Paula Hawkins’ bestselling amnesia thriller The Girl on the Train makes its way to the big screen, meeting a few bumps on the line along the way but never in danger of going off the rails.
The titular Train now rattles through the upscale outskirts of New York rather than London’s cramped suburbs. And the eponymous Girl, as played by Emily Blunt (Sicario), is far prettier than the overweight alcoholic sad sack of the book.
Yet not many viewers will find these changes deal-breakers: the story remains a gripping psychological mystery. As for its heroine, she’s still a prickly, sympathy-challenging protagonist. Blunt’s beauty can’t be disguised by puffy skin and red eyes, but her Rachel is still a total mess, a self-loathing drunk reeling from the smash of her marriage.
She drunk-dials her ex, stalks his new wife and suffers from alcoholic blackouts. She is also fixated on the young woman she sees from her train window during her daily commute into Manhattan. Megan (Haley Bennett, The Magnificent Seven) and her hunk of a husband (Luke Evans, Dracula Untold) appear to have a perfect marriage.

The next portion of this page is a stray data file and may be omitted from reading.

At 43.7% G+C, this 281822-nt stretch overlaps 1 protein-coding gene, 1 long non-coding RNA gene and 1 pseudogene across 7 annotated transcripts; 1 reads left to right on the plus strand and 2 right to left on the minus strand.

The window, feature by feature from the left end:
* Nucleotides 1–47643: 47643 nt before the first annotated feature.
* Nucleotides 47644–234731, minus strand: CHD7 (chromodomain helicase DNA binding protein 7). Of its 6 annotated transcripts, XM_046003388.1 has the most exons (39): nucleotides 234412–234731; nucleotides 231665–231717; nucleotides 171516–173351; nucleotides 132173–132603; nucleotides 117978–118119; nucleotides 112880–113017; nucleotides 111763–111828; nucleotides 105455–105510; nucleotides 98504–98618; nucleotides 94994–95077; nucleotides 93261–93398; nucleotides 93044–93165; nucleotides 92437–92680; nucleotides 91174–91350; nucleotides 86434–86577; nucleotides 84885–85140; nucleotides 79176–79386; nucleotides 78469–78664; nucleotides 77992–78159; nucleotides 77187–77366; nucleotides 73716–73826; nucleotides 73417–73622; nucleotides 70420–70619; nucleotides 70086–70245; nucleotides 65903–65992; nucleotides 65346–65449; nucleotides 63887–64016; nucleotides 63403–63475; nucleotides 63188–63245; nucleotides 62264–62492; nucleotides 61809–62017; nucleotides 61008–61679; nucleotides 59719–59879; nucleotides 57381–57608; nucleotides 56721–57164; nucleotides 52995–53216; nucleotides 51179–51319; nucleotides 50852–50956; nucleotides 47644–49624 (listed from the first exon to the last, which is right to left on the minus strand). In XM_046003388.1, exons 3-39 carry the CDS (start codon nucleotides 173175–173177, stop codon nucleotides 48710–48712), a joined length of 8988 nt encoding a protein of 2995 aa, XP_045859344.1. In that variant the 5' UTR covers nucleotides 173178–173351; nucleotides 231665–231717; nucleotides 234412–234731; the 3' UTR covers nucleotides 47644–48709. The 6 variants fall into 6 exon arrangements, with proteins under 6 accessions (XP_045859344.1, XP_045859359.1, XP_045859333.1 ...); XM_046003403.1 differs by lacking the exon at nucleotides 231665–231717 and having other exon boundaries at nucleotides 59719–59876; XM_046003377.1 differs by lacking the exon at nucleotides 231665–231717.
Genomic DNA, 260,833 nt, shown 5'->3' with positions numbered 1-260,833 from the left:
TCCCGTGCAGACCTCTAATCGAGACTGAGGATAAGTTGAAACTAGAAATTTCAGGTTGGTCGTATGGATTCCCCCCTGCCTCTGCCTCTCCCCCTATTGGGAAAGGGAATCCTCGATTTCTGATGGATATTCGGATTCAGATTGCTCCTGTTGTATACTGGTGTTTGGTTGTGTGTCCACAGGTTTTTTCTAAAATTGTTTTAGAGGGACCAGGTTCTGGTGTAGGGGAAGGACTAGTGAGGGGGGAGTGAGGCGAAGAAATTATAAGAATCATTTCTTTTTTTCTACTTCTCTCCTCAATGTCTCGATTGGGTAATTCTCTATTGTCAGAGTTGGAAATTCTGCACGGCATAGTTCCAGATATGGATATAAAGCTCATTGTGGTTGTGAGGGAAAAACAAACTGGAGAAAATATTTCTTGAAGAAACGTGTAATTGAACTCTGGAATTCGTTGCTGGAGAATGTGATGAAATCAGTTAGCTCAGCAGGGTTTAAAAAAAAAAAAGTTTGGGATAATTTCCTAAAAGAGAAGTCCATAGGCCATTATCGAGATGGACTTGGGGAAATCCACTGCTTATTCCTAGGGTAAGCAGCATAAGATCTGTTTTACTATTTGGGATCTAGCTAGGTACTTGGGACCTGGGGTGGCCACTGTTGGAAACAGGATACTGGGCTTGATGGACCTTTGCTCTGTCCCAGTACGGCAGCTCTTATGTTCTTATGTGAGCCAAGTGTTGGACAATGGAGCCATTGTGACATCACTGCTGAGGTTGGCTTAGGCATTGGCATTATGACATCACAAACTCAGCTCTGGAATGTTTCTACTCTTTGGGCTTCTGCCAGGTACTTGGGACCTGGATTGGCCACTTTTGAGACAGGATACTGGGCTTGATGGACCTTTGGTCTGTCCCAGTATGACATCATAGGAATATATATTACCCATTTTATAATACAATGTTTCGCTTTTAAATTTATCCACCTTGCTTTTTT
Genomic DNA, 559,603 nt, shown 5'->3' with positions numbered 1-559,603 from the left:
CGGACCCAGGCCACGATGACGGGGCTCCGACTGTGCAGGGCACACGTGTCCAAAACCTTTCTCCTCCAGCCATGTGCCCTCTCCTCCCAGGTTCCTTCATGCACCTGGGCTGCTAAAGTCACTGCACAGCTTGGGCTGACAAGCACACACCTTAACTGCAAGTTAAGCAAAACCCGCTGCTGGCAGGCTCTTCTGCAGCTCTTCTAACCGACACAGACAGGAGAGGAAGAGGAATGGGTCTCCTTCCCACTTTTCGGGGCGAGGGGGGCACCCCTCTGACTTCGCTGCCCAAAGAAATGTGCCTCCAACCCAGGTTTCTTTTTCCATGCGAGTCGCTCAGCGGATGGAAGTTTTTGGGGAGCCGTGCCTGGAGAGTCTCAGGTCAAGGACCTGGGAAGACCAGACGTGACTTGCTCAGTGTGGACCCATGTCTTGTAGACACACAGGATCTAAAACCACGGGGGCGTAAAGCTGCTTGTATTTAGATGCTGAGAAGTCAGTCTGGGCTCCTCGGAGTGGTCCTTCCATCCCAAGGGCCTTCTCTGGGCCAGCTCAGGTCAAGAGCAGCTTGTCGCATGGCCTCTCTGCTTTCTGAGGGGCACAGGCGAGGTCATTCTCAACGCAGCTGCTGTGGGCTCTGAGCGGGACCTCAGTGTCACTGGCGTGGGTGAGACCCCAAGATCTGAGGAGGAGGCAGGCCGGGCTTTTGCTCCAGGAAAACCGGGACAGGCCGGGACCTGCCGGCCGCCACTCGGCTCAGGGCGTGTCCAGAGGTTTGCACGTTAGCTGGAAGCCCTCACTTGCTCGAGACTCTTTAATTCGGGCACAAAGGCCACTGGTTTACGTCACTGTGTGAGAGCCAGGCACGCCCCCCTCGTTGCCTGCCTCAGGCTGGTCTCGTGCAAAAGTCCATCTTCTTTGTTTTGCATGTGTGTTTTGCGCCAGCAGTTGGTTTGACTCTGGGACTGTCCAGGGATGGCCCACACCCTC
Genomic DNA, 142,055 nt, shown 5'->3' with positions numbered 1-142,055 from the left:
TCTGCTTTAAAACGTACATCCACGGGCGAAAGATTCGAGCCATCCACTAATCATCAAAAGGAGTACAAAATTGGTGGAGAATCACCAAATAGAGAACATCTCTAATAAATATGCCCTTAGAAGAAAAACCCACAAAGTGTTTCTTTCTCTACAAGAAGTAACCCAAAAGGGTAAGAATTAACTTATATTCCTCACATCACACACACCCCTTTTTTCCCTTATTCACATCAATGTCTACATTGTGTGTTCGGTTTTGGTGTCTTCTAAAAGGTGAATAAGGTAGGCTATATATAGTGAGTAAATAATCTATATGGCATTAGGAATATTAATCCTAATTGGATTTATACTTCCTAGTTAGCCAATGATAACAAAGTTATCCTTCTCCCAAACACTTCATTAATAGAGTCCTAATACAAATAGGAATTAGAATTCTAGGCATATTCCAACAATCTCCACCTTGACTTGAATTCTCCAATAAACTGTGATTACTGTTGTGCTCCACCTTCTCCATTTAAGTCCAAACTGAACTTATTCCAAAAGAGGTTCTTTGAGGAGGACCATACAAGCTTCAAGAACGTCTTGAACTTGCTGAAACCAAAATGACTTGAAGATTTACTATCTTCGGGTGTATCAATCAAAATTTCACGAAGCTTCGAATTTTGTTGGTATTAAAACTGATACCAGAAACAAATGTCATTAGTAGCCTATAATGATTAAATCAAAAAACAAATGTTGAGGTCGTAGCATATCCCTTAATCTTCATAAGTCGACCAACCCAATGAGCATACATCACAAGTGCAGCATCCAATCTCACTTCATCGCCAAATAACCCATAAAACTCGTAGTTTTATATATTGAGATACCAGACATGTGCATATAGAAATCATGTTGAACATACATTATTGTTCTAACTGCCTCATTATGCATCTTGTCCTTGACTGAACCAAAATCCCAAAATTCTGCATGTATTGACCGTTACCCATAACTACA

Rachel spies them blissfully canoodling on the deck of their house beside the tracks. And the fact that they live a few doors away from the home Rachel’s ex-husband Tom (Justin Theroux) now shares with his new wife Anna (Rebecca Ferguson) and their young child only rubs salt into Rachel’s psyche.
When she sees Megan apparently cheating on her husband, the betrayal seems personal. She decides to confront her but can’t remember anything of the encounter the following morning. Worse, she has bruises she can’t account for and Megan has gone missing…
Director Tate Taylor (The Help) can’t match the steel-trap tension David Fincher gave to Gone Girl – the film with which The Girl on the Train will inevitably be compared. And he doesn’t have Fincher’s satirical bite. But he does an effective job of juggling the story’s different points of view – Rachel’s, Megan’s, Anna’s – and different time frames. And he gets striking performances from his cast, above all from Blunt, who takes us somewhere we’d rather not go – inside Rachel’s woozy, troubled mind.
Certificate 15. Runtime 112 mins. Director Tate Taylor